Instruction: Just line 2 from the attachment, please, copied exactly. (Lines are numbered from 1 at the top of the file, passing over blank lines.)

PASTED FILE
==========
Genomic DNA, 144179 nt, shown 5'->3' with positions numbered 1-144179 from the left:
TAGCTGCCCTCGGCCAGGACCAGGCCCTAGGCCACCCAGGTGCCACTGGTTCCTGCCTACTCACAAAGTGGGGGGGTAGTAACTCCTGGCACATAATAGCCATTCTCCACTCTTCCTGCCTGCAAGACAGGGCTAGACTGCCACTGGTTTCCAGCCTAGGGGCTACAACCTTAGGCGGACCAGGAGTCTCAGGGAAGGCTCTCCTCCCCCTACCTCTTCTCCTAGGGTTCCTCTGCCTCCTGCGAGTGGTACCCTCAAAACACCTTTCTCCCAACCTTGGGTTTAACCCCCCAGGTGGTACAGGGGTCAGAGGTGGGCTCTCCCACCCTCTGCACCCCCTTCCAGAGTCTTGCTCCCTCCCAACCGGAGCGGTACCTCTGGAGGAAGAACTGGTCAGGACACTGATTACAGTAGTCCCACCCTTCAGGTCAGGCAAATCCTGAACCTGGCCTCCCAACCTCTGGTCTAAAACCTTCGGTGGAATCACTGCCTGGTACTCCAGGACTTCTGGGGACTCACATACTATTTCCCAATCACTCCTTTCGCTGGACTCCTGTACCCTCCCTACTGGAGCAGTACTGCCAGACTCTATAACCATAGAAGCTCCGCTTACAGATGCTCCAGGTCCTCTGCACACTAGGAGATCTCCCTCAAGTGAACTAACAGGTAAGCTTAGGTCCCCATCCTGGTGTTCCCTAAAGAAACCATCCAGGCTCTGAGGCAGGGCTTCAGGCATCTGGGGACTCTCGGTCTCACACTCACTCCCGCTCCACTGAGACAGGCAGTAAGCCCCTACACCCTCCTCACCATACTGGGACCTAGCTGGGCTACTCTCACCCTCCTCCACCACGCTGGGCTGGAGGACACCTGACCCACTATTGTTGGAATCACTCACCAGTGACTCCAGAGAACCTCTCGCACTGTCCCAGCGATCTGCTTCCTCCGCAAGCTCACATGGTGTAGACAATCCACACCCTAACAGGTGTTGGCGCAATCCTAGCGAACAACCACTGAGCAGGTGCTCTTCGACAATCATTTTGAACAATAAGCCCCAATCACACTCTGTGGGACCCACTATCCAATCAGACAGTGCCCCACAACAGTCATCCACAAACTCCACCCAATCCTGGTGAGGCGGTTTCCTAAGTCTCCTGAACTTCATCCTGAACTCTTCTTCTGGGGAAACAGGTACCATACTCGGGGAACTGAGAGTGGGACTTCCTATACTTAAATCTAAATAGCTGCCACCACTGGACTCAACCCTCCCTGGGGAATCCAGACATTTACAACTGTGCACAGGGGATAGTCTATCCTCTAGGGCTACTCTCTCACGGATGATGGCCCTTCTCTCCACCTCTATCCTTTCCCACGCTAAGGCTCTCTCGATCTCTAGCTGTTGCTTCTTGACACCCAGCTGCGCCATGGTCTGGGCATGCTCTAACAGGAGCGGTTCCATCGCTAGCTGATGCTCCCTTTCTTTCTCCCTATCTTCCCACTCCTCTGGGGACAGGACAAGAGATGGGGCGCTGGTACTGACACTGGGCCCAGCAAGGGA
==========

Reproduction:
TAGCTGCCCTCGGCCAGGACCAGGCCCTAGGCCACCCAGGTGCCACTGGTTCCTGCCTACTCACAAAGTGGGGGGGTAGTAACTCCTGGCACATAATAGCCATTCTCCACTCTTCCTGCCTGCAAGACAGGGCTAGACTGCCACTGGTTTCCAGCCTAGGGGCTACAACCTTAGGCGGACCAGGAGTCTCAGGGAAGGCTCTCCTCCCCCTACCTCTTCTCCTAGGGTTCCTCTGCCTCCTGCGAGTGGTACCCTCAAAACACCTTTCTCCCAACCTTGGGTTTAACCCCCCAGGTGGTACAGGGGTCAGAGGTGGGCTCTCCCACCCTCTGCACCCCCTTCCAGAGTCTTGCTCCCTCCCAACCGGAGCGGTACCTCTGGAGGAAGAACTGGTCAGGACACTGATTACAGTAGTCCCACCCTTCAGGTCAGGCAAATCCTGAACCTGGCCTCCCAACCTCTGGTCTAAAACCTTCGGTGGAATCACTGCCTGGTACTCCAGGACTTCTGGGGACTCACATACTATTTCCCAATCACTCCTTTCGCTGGACTCCTGTACCCTCCCTACTGGAGCAGTACTGCCAGACTCTATAACCATAGAAGCTCCGCTTACAGATGCTCCAGGTCCTCTGCACACTAGGAGATCTCCCTCAAGTGAACTAACAGGTAAGCTTAGGTCCCCATCCTGGTGTTCCCTAAAGAAACCATCCAGGCTCTGAGGCAGGGCTTCAGGCATCTGGGGACTCTCGGTCTCACACTCACTCCCGCTCCACTGAGACAGGCAGTAAGCCCCTACACCCTCCTCACCATACTGGGACCTAGCTGGGCTACTCTCACCCTCCTCCACCACGCTGGGCTGGAGGACACCTGACCCACTATTGTTGGAATCACTCACCAGTGACTCCAGAGAACCTCTCGCACTGTCCCAGCGATCTGCTTCCTCCGCAAGCTCACATGGTGTAGACAATCCACACCCTAACAGGTGTTGGCGCAATCCTAGCGAACAACCACTGAGCAGGTGCTCTTCGACAATCATTTTGAACAATAAGCCCCAATCACACTCTGTGGGACCCACTATCCAATCAGACAGTGCCCCACAACAGTCATCCACAAACTCCACCCAATCCTGGTGAGGCGGTTTCCTAAGTCTCCTGAACTTCATCCTGAACTCTTCTTCTGGGGAAACAGGTACCATACTCGGGGAACTGAGAGTGGGACTTCCTATACTTAAATCTAAATAGCTGCCACCACTGGACTCAACCCTCCCTGGGGAATCCAGACATTTACAACTGTGCACAGGGGATAGTCTATCCTCTAGGGCTACTCTCTCACGGATGATGGCCCTTCTCTCCACCTCTATCCTTTCCCACGCTAAGGCTCTCTCGATCTCTAGCTGTTGCTTCTTGACACCCAGCTGCGCCATGGTCTGGGCATGCTCTAACAGGAGCGGTTCCATCGCTAGCTGATGCTCCCTTTCTTTCTCCCTATCTTCCCACTCCTCTGGGGACAGGACAAGAGATGGGGCGCTGGTACTGACACTGGGCCCAGCAAGGGA